Condor is a distributed batch processing system for UNIX developed at the University of Wisconsin. This system schedules jobs on idle workstations in a network, resulting in more efficient resource utilization. It is of primary importance in Condor to ensure that the owner of a workstation does not pay a penalty for adding his or her workstation to the Condor pool of workstations. So, a job must have the ability to immediately vacate a workstation when the owner begins to use it, and either migrate to another idle workstation or queue until one becomes idle.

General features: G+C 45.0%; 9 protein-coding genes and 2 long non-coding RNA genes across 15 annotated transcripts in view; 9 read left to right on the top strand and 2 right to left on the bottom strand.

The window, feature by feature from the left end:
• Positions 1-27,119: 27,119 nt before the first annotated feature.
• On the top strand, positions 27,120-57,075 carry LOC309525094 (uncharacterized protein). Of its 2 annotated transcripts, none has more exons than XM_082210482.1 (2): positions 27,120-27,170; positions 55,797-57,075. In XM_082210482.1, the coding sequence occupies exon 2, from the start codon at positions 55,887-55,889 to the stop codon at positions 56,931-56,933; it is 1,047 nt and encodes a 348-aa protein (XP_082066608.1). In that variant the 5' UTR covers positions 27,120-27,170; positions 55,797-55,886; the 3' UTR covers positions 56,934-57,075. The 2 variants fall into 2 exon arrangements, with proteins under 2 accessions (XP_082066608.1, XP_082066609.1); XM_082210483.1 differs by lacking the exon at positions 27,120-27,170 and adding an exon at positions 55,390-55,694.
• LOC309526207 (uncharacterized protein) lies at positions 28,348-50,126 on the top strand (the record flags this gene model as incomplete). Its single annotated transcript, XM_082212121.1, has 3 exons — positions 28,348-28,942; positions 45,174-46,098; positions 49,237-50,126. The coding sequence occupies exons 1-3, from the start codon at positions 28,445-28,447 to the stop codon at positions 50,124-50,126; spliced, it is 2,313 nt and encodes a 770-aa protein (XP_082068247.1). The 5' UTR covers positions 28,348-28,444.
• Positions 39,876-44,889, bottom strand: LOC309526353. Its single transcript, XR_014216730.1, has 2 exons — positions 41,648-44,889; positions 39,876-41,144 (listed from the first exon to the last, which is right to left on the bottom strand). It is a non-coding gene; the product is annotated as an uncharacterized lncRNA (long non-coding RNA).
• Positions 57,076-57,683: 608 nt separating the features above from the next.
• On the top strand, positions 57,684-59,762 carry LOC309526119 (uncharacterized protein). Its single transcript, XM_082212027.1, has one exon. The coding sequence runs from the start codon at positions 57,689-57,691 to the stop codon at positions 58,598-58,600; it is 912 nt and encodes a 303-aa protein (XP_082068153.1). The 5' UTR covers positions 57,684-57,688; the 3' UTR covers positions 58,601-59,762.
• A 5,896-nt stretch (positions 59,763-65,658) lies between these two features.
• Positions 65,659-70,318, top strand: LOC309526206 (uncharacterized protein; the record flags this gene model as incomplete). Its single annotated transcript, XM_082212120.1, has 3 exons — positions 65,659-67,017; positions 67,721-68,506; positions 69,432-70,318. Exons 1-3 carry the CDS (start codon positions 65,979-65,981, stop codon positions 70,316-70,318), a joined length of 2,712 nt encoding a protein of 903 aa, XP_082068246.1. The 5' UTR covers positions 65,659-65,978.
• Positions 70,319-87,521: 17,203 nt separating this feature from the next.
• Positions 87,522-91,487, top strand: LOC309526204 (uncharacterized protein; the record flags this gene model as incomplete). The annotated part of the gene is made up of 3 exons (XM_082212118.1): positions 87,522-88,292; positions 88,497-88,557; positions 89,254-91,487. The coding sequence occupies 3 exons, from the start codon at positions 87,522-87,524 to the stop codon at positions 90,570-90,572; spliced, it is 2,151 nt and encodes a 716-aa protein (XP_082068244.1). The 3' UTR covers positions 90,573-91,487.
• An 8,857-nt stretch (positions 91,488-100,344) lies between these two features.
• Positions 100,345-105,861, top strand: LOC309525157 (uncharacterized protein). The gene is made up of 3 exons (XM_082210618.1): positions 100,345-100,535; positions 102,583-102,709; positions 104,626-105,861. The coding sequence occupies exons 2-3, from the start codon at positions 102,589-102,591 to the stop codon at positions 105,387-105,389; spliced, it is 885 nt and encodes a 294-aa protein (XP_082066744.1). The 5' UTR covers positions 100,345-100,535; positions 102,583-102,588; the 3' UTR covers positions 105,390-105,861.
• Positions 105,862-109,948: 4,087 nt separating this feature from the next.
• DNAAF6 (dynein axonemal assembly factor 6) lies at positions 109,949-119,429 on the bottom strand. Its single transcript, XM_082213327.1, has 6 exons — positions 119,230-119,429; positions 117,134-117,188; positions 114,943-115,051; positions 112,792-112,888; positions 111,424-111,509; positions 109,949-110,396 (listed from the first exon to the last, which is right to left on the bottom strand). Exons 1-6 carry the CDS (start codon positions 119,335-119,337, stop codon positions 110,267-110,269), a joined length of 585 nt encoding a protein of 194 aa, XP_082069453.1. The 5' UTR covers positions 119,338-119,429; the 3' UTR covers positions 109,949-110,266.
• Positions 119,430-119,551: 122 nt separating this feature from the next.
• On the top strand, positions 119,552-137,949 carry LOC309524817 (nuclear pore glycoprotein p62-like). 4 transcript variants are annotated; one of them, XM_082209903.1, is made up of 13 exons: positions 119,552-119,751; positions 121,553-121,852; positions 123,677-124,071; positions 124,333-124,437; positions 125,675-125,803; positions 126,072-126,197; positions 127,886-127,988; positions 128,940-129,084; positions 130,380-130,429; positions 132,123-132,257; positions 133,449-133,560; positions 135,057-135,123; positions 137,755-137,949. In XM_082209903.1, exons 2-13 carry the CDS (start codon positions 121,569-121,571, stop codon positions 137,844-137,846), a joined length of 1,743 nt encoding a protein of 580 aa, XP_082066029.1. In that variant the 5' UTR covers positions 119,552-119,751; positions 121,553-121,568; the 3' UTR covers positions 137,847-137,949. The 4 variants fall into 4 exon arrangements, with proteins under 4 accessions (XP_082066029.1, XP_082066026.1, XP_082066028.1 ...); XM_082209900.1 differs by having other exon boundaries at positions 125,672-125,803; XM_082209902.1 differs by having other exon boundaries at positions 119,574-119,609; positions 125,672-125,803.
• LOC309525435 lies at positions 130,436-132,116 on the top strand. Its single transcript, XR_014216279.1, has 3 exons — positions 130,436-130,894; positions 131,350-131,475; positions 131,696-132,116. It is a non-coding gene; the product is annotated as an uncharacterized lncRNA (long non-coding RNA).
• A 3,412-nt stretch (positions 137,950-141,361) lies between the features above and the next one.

To allow migrating jobs to make progress, Condor must be able to start the vacated job from where it left off. Condor does this by writing a checkpoint of the process's state before vacating. A checkpoint file contains the process's data and stack segments, as well as information about open files, pending signals, and CPU state. Condor gives a program the ability to checkpoint itself by providing a checkpointing library. Programs submitted to be run by the Condor system are re-linked (but not re-compiled) to include this library.